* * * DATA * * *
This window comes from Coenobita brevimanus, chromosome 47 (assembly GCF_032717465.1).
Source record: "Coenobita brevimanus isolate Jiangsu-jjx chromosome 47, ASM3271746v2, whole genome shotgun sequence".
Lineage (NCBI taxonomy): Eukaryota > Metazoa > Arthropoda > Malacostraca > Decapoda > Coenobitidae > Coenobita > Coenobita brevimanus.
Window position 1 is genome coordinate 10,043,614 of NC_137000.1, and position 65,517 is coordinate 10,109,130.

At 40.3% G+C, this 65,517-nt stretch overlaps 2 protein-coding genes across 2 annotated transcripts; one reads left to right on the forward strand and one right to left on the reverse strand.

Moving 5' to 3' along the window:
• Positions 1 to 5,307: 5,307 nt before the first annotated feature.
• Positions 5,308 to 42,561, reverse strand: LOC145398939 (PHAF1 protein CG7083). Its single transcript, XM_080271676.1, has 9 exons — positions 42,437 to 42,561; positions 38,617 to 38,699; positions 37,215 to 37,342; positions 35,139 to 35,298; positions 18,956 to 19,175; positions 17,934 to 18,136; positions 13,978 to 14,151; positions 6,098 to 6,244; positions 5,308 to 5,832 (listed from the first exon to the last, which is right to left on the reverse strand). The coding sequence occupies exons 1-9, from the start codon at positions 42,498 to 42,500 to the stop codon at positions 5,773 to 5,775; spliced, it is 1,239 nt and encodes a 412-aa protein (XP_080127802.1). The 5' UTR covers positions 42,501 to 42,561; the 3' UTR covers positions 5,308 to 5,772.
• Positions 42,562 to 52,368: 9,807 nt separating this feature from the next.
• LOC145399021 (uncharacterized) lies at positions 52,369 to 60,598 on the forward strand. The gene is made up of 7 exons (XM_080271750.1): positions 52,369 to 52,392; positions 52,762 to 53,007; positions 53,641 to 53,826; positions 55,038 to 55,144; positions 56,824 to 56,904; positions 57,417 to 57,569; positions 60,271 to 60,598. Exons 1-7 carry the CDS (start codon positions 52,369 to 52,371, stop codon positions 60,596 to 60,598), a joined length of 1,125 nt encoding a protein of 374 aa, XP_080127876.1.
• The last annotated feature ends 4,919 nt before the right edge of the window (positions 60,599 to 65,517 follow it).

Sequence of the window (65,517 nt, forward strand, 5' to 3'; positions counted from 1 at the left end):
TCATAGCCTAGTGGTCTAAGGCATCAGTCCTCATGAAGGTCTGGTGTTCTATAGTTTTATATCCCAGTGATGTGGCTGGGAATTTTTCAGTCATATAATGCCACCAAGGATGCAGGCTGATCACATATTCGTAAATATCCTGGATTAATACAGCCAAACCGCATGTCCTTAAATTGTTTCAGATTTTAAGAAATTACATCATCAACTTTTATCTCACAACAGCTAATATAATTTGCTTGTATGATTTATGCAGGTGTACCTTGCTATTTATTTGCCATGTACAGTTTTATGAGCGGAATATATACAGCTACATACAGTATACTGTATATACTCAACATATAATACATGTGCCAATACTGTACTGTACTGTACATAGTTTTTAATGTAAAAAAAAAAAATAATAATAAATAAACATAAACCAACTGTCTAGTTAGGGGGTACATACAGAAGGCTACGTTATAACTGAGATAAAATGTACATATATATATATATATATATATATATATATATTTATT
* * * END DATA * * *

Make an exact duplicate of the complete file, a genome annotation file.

This window comes from Coenobita brevimanus, chromosome 47 (assembly GCF_032717465.1).
Source record: "Coenobita brevimanus isolate Jiangsu-jjx chromosome 47, ASM3271746v2, whole genome shotgun sequence".
Lineage (NCBI taxonomy): Eukaryota > Metazoa > Arthropoda > Malacostraca > Decapoda > Coenobitidae > Coenobita > Coenobita brevimanus.
Window position 1 is genome coordinate 10,043,614 of NC_137000.1, and position 65,517 is coordinate 10,109,130.

At 40.3% G+C, this 65,517-nt stretch overlaps 2 protein-coding genes across 2 annotated transcripts; one reads left to right on the forward strand and one right to left on the reverse strand.

Moving 5' to 3' along the window:
• Positions 1 to 5,307: 5,307 nt before the first annotated feature.
• Positions 5,308 to 42,561, reverse strand: LOC145398939 (PHAF1 protein CG7083). Its single transcript, XM_080271676.1, has 9 exons — positions 42,437 to 42,561; positions 38,617 to 38,699; positions 37,215 to 37,342; positions 35,139 to 35,298; positions 18,956 to 19,175; positions 17,934 to 18,136; positions 13,978 to 14,151; positions 6,098 to 6,244; positions 5,308 to 5,832 (listed from the first exon to the last, which is right to left on the reverse strand). The coding sequence occupies exons 1-9, from the start codon at positions 42,498 to 42,500 to the stop codon at positions 5,773 to 5,775; spliced, it is 1,239 nt and encodes a 412-aa protein (XP_080127802.1). The 5' UTR covers positions 42,501 to 42,561; the 3' UTR covers positions 5,308 to 5,772.
• Positions 42,562 to 52,368: 9,807 nt separating this feature from the next.
• LOC145399021 (uncharacterized) lies at positions 52,369 to 60,598 on the forward strand. The gene is made up of 7 exons (XM_080271750.1): positions 52,369 to 52,392; positions 52,762 to 53,007; positions 53,641 to 53,826; positions 55,038 to 55,144; positions 56,824 to 56,904; positions 57,417 to 57,569; positions 60,271 to 60,598. Exons 1-7 carry the CDS (start codon positions 52,369 to 52,371, stop codon positions 60,596 to 60,598), a joined length of 1,125 nt encoding a protein of 374 aa, XP_080127876.1.
• The last annotated feature ends 4,919 nt before the right edge of the window (positions 60,599 to 65,517 follow it).

Sequence of the window (65,517 nt, forward strand, 5' to 3'; positions counted from 1 at the left end):
TCATAGCCTAGTGGTCTAAGGCATCAGTCCTCATGAAGGTCTGGTGTTCTATAGTTTTATATCCCAGTGATGTGGCTGGGAATTTTTCAGTCATATAATGCCACCAAGGATGCAGGCTGATCACATATTCGTAAATATCCTGGATTAATACAGCCAAACCGCATGTCCTTAAATTGTTTCAGATTTTAAGAAATTACATCATCAACTTTTATCTCACAACAGCTAATATAATTTGCTTGTATGATTTATGCAGGTGTACCTTGCTATTTATTTGCCATGTACAGTTTTATGAGCGGAATATATACAGCTACATACAGTATACTGTATATACTCAACATATAATACATGTGCCAATACTGTACTGTACTGTACATAGTTTTTAATGTAAAAAAAAAAAATAATAATAAATAAACATAAACCAACTGTCTAGTTAGGGGGTACATACAGAAGGCTACGTTATAACTGAGATAAAATGTACATATATATATATATATATATATATATATATATTTATT